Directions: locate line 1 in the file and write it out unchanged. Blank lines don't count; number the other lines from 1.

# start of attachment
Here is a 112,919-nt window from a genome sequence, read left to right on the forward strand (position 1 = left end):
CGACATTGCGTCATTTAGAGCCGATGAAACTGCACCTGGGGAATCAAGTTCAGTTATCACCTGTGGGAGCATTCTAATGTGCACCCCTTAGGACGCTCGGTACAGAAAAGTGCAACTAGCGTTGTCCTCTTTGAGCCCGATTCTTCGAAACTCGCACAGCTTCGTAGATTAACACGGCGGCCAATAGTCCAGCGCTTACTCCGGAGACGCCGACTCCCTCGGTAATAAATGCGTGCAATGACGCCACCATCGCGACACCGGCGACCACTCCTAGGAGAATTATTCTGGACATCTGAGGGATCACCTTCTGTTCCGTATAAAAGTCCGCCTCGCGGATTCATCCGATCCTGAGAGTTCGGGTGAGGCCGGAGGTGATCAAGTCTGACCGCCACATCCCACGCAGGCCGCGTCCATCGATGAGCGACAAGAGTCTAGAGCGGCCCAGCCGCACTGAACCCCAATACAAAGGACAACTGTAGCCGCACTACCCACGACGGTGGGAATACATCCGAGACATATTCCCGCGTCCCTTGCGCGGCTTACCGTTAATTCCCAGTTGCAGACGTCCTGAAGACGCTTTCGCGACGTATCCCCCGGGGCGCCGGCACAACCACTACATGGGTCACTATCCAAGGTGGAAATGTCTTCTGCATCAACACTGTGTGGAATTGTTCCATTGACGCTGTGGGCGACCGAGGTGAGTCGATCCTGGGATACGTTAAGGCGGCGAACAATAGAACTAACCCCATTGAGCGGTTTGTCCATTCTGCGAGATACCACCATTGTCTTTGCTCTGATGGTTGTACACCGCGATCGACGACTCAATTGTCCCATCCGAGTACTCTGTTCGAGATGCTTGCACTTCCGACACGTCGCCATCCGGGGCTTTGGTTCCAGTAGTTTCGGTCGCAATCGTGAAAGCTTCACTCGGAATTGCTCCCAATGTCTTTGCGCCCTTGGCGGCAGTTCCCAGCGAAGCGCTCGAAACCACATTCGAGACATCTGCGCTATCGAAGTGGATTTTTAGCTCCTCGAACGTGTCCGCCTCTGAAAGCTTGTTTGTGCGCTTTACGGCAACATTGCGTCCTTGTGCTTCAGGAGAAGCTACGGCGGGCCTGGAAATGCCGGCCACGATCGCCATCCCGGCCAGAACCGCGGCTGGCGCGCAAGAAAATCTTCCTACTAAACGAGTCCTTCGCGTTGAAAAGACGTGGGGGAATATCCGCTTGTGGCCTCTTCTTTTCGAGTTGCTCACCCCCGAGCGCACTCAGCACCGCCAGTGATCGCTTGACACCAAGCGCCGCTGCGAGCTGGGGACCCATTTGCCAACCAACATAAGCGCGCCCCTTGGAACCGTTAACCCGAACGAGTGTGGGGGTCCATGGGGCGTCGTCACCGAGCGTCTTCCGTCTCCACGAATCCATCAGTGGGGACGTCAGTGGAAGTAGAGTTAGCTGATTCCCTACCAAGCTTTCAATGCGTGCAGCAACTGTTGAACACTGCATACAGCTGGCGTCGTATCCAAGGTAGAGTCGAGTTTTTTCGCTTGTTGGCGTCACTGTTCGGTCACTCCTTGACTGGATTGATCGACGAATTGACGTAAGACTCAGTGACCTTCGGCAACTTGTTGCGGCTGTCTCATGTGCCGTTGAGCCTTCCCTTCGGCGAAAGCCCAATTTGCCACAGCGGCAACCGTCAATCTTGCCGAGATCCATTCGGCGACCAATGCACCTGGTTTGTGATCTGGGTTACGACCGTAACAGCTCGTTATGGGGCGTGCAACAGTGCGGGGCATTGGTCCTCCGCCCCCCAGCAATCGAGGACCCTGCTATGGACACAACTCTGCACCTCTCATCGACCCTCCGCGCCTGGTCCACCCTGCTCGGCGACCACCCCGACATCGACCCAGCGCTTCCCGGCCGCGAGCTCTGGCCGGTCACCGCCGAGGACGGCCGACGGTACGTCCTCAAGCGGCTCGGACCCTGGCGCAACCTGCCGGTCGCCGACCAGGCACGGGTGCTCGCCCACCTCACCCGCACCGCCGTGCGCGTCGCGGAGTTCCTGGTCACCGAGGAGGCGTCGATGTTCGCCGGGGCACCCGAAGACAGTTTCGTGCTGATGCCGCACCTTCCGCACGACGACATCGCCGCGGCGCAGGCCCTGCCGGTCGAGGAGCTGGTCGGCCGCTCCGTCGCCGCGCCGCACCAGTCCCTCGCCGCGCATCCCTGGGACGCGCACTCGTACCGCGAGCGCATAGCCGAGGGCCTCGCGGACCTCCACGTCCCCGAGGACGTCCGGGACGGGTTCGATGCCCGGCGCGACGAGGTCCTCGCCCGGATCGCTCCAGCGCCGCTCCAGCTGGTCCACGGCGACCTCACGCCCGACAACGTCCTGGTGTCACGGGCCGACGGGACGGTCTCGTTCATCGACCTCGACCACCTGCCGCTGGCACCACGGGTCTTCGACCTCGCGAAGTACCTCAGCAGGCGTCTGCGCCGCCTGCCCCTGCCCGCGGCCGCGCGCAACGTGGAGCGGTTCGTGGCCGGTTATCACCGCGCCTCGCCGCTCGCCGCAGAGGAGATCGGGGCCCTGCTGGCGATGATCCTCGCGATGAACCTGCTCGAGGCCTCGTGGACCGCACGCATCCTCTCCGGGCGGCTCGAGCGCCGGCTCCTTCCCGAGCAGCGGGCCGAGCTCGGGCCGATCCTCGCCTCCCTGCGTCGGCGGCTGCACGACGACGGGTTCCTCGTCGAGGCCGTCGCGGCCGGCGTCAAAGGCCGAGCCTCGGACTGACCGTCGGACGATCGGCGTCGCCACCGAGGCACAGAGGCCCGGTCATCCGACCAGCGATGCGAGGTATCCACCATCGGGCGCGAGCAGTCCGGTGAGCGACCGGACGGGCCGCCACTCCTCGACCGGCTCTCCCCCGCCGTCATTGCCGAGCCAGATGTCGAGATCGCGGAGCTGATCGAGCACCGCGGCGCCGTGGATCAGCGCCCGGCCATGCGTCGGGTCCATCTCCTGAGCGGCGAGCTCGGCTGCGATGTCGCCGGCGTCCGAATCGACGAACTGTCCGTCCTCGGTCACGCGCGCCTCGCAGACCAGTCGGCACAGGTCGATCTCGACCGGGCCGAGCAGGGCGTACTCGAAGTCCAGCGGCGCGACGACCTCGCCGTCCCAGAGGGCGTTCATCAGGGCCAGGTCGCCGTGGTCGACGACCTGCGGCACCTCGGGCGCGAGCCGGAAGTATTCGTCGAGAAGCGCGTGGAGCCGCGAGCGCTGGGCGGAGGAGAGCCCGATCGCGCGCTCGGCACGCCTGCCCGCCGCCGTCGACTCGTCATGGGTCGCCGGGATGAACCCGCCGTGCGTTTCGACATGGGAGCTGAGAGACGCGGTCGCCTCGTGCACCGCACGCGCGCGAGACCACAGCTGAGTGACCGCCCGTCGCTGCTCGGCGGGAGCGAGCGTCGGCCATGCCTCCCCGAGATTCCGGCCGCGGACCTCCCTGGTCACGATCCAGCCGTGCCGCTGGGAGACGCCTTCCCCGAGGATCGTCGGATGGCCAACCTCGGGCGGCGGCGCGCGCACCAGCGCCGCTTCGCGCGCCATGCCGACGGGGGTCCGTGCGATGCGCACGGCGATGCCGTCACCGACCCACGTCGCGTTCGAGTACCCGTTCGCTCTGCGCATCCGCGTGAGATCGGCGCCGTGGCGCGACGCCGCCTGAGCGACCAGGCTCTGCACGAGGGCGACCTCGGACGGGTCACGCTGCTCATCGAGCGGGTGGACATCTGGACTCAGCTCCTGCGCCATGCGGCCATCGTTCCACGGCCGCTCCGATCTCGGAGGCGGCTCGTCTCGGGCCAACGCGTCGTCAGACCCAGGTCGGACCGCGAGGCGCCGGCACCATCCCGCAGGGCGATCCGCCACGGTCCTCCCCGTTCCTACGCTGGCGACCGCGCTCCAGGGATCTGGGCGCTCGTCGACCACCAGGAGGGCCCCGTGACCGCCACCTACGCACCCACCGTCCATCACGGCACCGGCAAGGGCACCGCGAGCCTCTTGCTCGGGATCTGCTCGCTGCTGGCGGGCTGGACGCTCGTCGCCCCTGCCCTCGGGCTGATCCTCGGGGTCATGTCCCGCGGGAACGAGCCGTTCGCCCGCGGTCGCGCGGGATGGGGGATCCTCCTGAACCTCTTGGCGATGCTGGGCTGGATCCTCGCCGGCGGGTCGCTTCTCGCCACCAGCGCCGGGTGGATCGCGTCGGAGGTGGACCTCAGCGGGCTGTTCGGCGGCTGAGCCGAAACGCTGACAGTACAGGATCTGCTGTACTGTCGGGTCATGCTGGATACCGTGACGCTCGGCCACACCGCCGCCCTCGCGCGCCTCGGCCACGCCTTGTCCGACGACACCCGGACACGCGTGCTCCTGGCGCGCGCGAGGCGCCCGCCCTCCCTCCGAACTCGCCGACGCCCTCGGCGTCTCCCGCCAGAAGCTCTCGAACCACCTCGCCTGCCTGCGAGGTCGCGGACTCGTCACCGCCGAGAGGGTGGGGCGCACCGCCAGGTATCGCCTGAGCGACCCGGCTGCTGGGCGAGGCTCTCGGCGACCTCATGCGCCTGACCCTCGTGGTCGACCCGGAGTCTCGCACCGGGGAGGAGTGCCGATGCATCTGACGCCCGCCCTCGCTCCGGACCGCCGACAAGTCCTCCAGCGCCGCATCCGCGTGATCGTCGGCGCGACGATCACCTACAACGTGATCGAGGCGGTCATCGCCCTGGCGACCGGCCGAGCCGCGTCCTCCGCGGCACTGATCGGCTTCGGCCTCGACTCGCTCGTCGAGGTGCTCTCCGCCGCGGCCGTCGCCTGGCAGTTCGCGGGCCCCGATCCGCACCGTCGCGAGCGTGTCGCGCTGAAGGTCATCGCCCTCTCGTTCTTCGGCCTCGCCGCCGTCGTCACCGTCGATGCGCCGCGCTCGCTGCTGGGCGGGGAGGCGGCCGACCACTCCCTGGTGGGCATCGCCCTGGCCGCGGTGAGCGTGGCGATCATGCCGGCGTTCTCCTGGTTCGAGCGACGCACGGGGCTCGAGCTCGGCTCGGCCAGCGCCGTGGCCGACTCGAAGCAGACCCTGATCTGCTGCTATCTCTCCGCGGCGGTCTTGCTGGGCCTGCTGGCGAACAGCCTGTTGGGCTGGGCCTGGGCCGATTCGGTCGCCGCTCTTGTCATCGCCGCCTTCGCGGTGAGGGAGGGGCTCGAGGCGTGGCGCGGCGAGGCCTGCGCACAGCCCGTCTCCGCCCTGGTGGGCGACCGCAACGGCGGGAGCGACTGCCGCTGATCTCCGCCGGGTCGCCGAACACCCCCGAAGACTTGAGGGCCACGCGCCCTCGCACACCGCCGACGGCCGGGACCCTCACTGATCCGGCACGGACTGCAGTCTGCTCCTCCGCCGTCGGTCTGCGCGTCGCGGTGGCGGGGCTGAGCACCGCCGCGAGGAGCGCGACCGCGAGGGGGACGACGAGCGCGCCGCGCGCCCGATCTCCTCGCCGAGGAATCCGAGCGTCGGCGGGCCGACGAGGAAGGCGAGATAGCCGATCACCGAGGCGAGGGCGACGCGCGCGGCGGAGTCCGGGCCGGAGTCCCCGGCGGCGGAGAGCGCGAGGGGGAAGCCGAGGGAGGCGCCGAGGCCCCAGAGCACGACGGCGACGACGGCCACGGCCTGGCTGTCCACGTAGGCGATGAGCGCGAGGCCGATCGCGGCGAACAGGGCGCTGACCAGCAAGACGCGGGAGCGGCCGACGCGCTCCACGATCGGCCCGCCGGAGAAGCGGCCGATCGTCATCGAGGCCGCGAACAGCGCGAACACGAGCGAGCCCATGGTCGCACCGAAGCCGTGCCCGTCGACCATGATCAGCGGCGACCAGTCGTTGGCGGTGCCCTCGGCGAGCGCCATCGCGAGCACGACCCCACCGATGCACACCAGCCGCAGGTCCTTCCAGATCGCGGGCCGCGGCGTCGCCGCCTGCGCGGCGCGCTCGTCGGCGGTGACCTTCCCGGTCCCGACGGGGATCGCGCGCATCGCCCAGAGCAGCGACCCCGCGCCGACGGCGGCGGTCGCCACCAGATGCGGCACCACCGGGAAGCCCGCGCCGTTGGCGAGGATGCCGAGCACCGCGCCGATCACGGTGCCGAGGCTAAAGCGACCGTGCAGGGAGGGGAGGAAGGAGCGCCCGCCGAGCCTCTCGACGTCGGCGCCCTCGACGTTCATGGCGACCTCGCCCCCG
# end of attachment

Here is a 112,919-nt window from a genome sequence, read left to right on the forward strand (position 1 = left end):